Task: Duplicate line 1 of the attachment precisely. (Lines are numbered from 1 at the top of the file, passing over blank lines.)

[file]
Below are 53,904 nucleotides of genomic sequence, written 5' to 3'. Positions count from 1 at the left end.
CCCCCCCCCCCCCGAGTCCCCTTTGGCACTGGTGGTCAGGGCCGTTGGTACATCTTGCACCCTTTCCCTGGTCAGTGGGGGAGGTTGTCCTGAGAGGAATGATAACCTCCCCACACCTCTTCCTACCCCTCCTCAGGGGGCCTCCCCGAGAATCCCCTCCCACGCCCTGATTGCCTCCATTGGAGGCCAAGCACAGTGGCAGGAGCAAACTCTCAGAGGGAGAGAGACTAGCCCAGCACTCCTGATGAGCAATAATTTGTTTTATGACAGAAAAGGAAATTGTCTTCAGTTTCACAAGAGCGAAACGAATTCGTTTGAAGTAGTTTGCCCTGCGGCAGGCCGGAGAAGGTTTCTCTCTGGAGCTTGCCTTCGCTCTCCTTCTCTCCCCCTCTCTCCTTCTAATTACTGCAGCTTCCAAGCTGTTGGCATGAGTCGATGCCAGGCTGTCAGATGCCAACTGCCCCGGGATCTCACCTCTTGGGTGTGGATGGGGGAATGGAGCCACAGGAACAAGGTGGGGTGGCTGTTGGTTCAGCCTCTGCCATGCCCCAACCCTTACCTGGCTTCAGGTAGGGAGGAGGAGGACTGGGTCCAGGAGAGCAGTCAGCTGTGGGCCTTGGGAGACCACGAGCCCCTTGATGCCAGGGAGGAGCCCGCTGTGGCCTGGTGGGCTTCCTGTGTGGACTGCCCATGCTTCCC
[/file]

Below are 53,904 nucleotides of genomic sequence, written 5' to 3'. Positions count from 1 at the left end.